For the young people, it is their ‘home from home’, where they attend classes, have access to a sports hall and fitness centre, or engage in other activities. Visitors can go to the reception centre to talk to a young person. With the exception of a few contact points in the visiting room, meeting rooms and classrooms, all traffic flows are carefully separated from each other.
communities (buildings A & B)
The community is the home for the young people during their stay in De Grubbe. The young people live, eat, cook, and relax together in communities of up to 10 young people, accompanied by a minimum of 2 carers. Each young person has his or her own room with a bed, desk, and bathroom. The two community buildings have a similar layout. They have two floors, each with three wings. Each wing – six per building – forms an independent whole, with a direct exit to the outside.
Building A contains five communities (50 young people) and an office area for staff responsible for the day-to-day supervision of the young people. Building B contains four communities (40 young people), a staff area, and a security unit with four ‘bare’ rooms where a young person can be placed in temporary isolation. In the centre of the building, on each floor, there is a room for accompanying staff, which is directly connected to each wing. The accompanying staff rooms form the nerve centre from which the communities are monitored and supported. They also have access to the lift and the internal staircase so that they can easily reach all parts of the building. With its modular structure, the institution can easily respond to the changing needs of the Flemish youth welfare landscape. A new target group can easily be accommodated in one of the communities or an office wing can be converted into teaching or recreational rooms.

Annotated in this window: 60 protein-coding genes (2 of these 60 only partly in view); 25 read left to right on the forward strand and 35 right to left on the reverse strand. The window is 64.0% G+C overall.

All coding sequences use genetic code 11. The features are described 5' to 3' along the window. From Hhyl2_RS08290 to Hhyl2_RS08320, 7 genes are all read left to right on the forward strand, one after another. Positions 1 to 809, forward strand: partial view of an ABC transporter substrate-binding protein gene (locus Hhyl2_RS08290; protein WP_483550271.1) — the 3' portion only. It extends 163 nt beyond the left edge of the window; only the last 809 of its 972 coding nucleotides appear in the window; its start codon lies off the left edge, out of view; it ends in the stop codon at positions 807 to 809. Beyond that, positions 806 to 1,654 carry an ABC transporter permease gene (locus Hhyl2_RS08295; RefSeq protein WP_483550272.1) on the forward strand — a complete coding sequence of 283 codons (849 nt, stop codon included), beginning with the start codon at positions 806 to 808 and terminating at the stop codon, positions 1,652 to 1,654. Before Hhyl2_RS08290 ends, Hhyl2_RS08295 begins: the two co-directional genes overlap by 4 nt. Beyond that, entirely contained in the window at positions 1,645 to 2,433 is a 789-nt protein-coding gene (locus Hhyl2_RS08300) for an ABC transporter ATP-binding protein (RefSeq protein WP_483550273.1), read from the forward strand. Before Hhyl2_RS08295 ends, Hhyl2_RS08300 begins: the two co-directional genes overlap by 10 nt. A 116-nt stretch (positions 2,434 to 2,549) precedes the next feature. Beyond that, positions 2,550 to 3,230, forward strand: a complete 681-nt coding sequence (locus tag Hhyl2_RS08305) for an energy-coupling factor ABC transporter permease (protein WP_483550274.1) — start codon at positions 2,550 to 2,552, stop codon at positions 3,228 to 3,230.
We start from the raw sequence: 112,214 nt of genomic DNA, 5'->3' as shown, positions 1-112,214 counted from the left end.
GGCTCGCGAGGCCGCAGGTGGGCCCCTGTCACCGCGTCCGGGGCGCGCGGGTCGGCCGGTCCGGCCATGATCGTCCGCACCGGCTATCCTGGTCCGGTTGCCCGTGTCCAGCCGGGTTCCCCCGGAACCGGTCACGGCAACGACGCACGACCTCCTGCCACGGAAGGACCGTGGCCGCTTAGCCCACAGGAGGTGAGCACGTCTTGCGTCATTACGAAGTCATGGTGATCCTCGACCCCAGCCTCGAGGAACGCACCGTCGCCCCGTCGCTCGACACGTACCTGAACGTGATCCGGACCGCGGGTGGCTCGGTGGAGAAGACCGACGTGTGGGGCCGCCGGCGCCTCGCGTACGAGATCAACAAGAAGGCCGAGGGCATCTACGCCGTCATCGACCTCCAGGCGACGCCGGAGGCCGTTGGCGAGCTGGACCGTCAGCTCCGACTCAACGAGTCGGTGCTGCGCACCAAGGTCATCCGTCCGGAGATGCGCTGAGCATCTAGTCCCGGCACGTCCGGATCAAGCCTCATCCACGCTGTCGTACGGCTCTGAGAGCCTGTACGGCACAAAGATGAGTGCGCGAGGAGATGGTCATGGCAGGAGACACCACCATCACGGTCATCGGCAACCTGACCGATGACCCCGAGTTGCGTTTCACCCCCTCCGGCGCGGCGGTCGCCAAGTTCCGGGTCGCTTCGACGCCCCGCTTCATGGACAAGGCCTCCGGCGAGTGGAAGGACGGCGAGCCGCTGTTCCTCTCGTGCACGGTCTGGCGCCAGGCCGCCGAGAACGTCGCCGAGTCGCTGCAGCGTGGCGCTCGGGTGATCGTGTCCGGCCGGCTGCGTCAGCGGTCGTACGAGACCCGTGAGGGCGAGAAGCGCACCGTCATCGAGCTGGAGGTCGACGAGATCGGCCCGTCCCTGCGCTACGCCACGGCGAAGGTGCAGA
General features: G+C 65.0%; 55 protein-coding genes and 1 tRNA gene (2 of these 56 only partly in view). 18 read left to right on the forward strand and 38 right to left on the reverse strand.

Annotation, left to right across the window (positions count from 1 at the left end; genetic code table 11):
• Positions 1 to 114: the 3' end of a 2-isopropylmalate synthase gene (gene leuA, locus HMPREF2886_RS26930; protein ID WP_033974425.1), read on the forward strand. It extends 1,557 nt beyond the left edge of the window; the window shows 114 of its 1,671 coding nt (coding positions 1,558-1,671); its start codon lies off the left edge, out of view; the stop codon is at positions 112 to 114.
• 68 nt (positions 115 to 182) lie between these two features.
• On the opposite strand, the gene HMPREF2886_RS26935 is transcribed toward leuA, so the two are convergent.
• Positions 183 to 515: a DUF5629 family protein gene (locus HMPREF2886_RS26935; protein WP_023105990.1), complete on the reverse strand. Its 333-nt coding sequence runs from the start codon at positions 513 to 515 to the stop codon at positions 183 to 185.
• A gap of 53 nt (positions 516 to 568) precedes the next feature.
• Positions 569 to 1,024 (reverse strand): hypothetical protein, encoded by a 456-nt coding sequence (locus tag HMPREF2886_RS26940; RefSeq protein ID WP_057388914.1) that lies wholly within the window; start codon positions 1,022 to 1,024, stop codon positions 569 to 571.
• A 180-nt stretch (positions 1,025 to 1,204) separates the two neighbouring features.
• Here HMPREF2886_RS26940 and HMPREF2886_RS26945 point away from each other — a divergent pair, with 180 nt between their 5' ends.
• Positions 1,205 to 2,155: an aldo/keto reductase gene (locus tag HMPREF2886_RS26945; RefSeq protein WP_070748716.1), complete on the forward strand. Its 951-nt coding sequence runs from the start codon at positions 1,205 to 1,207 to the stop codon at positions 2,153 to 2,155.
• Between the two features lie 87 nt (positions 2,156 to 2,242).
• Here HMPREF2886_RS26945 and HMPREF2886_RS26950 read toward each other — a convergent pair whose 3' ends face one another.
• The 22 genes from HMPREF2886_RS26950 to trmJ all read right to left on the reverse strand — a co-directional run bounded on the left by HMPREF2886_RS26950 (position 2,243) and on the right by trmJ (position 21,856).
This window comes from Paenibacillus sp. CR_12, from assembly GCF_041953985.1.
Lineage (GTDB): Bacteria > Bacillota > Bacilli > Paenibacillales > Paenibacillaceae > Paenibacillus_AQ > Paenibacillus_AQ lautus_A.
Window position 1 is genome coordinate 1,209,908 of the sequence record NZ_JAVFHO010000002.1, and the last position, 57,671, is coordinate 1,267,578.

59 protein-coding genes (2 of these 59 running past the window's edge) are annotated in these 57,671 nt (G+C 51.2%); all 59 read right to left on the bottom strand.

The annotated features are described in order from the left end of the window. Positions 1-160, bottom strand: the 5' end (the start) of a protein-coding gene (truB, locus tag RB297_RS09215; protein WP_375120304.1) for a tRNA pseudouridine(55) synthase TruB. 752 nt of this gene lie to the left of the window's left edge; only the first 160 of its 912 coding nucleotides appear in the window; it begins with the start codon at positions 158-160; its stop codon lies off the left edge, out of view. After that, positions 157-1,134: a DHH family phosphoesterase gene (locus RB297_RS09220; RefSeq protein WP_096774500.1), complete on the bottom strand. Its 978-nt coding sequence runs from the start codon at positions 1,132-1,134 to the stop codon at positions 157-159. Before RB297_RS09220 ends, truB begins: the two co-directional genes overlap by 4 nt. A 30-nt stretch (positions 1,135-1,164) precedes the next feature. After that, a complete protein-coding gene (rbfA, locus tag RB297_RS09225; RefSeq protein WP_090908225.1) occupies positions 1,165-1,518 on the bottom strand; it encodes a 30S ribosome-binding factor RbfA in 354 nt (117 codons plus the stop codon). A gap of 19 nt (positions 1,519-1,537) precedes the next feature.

villa de grubbe (building V)
The final part of the renewal process is the renovation of Villa De Grubbe into a school building for young people. This stately manor house from the early 20th century has been completely renovated over the years but is currently in a poor state of repair. The building will be restored, considering both the original historical design and the modern requirements for safety, comfort, and durability.
security versus normality
The design of this juvenile facility is a delicate balancing act between security and normality. While the campus must meet stringent security requirements, it is above all a place where young people learn to rediscover their role in society. Its design therefore makes use of materials such as exposed concrete and hardwood, which combine their robustness with a roughly textured but warm appearance. In addition, many security measures have been visually ‘neutralised’ by attention to detail and inventive design choices (e.g., hardwood cladding and perforated steel sheets as an alternative to bars). In combination with the lighthearted colour choices – made by the young people – this creates a place where they can feel at home.
The renovation of Villa De Grubbe is a good example of sustainability in practice. A dilapidated historical manor house that has been converted into a modern school building, with classrooms and offices, in a high security environment. The work has been carried out using the box-in-box method. The exterior of the building was restored according to historical principles so that it would last as a legacy for generations to come. However, the interior has been transformed into a modern building that meets all quality standards and provides the scope for flexible use. Through careful selection of materials and details, the building can easily be adapted to changing needs in the future. During the design process, the GRO sustainability assessment tool was used to check various aspects.